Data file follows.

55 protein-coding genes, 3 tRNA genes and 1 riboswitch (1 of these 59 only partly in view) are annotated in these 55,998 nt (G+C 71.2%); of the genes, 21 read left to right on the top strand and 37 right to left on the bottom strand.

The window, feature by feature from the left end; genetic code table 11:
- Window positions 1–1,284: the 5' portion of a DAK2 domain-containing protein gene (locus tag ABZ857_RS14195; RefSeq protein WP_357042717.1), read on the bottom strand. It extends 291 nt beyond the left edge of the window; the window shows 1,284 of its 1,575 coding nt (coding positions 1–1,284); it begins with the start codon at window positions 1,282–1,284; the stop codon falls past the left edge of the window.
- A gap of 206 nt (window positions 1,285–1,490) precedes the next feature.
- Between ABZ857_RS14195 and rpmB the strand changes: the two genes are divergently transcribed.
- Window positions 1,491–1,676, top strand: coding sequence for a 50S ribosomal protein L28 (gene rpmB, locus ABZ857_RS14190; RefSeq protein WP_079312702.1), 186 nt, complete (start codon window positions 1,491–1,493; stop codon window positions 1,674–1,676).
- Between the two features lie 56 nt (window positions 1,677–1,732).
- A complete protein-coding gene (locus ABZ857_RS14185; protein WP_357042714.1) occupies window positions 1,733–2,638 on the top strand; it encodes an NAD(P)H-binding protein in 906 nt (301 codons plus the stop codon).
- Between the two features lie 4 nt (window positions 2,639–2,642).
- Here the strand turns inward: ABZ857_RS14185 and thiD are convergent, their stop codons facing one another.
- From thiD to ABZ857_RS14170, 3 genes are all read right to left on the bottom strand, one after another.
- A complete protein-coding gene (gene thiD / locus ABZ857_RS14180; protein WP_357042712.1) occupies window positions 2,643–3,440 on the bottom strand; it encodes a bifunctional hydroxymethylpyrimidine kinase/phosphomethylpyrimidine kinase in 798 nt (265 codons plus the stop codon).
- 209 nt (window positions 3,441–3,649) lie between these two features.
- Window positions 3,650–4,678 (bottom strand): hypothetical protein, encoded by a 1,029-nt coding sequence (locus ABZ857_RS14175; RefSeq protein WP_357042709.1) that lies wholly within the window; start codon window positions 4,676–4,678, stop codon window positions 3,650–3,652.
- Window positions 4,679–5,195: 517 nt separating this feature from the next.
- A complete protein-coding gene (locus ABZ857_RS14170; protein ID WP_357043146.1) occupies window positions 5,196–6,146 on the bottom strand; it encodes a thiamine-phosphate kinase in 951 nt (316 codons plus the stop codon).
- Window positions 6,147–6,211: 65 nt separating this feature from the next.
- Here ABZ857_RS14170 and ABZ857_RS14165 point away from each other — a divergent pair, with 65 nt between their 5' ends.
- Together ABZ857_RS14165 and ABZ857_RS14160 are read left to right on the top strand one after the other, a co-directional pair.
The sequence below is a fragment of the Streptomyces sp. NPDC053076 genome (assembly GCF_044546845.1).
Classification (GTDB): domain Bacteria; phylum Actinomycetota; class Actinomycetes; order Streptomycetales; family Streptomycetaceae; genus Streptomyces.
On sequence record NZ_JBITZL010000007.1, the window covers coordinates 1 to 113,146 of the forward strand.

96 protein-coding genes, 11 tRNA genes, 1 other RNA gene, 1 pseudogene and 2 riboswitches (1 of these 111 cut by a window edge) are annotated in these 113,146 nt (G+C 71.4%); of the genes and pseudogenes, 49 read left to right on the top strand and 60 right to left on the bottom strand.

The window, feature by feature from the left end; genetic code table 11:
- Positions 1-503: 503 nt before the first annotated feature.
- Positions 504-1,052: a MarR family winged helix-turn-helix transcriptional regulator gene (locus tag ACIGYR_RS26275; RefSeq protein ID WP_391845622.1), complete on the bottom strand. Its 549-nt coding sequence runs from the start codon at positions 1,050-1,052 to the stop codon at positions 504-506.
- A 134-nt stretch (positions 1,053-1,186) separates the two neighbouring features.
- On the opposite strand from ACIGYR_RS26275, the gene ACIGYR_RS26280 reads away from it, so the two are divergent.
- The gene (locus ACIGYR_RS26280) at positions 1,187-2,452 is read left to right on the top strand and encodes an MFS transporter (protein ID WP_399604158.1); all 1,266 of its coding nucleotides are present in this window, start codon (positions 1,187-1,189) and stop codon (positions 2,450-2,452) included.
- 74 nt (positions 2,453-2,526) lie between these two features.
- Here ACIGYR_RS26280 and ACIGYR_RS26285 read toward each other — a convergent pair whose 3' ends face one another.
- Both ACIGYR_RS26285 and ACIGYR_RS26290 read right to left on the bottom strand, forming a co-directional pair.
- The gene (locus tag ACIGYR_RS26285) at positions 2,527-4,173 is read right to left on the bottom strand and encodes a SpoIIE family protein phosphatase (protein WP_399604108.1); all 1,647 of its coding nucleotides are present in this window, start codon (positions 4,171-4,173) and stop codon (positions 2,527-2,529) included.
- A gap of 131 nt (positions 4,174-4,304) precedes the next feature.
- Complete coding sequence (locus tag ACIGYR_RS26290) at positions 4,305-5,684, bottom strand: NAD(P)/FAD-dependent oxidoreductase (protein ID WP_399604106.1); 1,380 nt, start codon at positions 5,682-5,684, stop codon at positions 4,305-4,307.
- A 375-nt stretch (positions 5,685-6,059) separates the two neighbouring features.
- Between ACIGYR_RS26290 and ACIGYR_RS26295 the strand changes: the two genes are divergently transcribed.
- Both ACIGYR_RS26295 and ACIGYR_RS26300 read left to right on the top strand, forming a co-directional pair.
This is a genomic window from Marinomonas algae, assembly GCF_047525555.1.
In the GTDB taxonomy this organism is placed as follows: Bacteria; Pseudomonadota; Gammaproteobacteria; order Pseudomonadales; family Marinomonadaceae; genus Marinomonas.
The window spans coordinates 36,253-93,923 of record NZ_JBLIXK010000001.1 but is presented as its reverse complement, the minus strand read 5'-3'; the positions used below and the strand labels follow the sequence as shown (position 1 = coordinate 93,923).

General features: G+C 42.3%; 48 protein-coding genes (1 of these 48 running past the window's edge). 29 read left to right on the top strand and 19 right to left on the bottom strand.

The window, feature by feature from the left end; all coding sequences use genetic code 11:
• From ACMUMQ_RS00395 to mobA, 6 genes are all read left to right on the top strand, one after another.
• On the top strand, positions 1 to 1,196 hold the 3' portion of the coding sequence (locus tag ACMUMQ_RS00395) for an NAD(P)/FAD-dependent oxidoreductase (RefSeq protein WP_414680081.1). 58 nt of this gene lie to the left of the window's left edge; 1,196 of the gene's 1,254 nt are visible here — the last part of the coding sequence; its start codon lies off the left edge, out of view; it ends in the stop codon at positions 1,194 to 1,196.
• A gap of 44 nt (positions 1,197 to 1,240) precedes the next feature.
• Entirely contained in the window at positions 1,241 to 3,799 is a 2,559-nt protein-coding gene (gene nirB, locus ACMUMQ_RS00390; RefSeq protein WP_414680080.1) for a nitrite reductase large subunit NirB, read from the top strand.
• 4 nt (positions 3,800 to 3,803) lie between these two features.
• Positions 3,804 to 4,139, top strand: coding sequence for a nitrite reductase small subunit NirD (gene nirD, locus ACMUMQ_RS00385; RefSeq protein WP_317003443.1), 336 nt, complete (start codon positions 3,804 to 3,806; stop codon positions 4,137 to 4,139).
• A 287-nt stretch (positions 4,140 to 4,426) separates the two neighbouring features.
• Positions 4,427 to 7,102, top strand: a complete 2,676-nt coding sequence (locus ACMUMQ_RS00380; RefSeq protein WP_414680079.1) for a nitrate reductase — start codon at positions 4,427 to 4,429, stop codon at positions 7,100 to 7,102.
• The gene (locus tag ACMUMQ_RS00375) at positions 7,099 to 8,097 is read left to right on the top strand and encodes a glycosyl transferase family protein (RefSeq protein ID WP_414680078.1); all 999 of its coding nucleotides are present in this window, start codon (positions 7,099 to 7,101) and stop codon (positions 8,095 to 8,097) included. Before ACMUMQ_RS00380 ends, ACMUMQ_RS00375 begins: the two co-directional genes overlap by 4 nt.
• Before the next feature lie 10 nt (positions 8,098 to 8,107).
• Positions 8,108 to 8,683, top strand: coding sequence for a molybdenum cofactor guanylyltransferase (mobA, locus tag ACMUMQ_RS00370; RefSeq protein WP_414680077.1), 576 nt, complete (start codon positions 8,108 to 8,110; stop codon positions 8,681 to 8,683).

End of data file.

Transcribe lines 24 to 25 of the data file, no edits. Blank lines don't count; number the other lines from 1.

The window, feature by feature from the left end; genetic code table 11:
- Positions 1-503: 503 nt before the first annotated feature.